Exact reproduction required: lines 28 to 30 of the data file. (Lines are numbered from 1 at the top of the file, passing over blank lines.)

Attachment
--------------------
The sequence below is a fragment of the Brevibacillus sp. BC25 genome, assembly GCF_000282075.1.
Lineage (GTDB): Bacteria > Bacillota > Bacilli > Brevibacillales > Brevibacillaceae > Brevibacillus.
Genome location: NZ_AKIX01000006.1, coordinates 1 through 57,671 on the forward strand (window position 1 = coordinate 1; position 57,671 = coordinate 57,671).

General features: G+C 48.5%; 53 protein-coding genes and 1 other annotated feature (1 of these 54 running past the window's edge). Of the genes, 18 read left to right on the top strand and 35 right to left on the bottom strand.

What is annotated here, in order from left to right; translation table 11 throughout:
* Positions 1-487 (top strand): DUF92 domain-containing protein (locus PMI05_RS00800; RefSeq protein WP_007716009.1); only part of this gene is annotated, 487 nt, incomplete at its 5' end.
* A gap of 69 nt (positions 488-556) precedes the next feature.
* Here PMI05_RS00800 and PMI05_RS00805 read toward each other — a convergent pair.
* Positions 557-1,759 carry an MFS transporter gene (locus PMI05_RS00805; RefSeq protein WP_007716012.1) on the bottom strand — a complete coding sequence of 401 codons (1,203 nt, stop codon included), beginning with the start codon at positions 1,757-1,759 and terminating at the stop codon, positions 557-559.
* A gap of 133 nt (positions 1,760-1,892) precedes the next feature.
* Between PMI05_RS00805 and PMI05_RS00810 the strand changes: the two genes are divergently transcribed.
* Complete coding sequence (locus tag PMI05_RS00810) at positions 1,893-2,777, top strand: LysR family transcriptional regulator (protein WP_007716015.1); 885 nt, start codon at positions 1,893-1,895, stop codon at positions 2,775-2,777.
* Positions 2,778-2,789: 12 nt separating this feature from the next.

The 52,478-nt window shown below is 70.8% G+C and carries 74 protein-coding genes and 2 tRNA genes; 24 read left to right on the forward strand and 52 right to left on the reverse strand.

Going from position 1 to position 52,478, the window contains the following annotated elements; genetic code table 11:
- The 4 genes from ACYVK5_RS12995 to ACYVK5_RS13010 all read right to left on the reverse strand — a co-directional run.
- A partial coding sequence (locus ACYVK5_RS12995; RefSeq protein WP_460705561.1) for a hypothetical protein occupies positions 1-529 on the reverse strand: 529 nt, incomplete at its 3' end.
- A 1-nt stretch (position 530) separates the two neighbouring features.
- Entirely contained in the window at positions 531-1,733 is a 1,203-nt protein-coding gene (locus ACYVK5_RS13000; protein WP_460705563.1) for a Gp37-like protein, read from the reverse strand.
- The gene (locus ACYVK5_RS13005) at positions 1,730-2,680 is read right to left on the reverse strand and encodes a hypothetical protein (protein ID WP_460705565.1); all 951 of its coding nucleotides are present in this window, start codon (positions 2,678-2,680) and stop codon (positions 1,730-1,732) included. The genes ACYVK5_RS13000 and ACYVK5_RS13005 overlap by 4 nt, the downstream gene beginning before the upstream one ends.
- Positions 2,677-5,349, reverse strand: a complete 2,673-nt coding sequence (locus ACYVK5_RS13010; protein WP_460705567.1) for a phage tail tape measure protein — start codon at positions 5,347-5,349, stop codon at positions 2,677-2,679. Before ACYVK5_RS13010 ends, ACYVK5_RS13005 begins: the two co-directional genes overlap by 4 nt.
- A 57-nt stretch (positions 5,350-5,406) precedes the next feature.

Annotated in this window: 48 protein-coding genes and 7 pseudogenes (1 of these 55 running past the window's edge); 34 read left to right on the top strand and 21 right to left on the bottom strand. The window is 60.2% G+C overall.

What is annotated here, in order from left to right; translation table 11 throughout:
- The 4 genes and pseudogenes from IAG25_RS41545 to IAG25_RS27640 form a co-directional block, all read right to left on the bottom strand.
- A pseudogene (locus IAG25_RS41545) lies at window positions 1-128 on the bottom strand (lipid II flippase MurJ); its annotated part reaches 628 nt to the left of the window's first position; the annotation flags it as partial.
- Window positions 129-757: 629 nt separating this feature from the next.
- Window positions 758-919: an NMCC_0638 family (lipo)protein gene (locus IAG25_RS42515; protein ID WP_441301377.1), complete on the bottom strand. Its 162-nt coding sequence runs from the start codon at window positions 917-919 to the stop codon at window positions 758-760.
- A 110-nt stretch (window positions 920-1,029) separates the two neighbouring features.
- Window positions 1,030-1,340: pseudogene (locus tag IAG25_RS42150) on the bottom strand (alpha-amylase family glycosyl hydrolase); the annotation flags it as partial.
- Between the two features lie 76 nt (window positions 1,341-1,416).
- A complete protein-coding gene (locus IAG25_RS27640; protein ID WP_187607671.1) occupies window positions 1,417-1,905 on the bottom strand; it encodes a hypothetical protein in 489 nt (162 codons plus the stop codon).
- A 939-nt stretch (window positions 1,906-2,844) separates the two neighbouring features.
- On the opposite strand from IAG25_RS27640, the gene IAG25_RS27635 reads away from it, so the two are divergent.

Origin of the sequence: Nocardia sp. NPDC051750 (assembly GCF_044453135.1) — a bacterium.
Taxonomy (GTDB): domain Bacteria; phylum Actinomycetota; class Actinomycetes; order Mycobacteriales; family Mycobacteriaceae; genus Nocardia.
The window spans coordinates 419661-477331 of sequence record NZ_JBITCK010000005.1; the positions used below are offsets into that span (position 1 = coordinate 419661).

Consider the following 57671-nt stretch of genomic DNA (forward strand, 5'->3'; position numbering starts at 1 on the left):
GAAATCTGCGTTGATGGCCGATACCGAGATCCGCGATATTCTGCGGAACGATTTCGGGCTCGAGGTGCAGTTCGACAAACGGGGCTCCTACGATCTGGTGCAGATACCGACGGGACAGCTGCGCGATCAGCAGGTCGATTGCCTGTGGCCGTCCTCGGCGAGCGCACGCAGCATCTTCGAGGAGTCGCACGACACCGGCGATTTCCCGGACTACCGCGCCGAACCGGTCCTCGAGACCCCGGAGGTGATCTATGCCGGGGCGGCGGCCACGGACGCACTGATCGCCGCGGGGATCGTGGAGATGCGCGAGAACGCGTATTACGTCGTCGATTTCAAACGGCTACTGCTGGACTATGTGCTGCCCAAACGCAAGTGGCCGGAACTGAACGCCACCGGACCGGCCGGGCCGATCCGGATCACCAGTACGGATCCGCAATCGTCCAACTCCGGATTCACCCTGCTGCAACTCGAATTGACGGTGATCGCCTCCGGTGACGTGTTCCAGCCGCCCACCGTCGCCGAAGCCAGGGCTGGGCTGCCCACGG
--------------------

- Window positions 758-919: an NMCC_0638 family (lipo)protein gene (locus IAG25_RS42515; protein ID WP_441301377.1), complete on the bottom strand. Its 162-nt coding sequence runs from the start codon at window positions 917-919 to the stop codon at window positions 758-760.
- A 110-nt stretch (window positions 920-1,029) separates the two neighbouring features.
- Window positions 1,030-1,340: pseudogene (locus tag IAG25_RS42150) on the bottom strand (alpha-amylase family glycosyl hydrolase); the annotation flags it as partial.